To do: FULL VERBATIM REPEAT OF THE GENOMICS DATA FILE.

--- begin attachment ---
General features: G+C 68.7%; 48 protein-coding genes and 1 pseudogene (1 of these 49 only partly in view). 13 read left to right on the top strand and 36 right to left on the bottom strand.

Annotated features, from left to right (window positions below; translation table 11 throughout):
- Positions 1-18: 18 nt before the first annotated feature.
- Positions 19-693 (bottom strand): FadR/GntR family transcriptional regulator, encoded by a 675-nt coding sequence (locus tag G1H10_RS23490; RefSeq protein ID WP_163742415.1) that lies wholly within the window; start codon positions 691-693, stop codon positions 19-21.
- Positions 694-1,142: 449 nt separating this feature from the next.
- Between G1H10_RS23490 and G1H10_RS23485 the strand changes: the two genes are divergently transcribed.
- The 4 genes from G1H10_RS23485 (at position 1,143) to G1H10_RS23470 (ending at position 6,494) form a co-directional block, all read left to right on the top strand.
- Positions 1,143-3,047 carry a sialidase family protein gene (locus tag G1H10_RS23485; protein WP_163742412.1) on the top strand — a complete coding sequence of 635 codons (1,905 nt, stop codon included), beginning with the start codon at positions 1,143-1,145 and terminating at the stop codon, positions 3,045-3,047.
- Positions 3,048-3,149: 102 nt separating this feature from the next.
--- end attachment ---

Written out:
General features: G+C 68.7%; 48 protein-coding genes and 1 pseudogene (1 of these 49 only partly in view). 13 read left to right on the top strand and 36 right to left on the bottom strand.

Annotated features, from left to right (window positions below; translation table 11 throughout):
- Positions 1-18: 18 nt before the first annotated feature.
- Positions 19-693 (bottom strand): FadR/GntR family transcriptional regulator, encoded by a 675-nt coding sequence (locus tag G1H10_RS23490; RefSeq protein ID WP_163742415.1) that lies wholly within the window; start codon positions 691-693, stop codon positions 19-21.
- Positions 694-1,142: 449 nt separating this feature from the next.
- Between G1H10_RS23490 and G1H10_RS23485 the strand changes: the two genes are divergently transcribed.
- The 4 genes from G1H10_RS23485 (at position 1,143) to G1H10_RS23470 (ending at position 6,494) form a co-directional block, all read left to right on the top strand.
- Positions 1,143-3,047 carry a sialidase family protein gene (locus tag G1H10_RS23485; protein WP_163742412.1) on the top strand — a complete coding sequence of 635 codons (1,905 nt, stop codon included), beginning with the start codon at positions 1,143-1,145 and terminating at the stop codon, positions 3,045-3,047.
- Positions 3,048-3,149: 102 nt separating this feature from the next.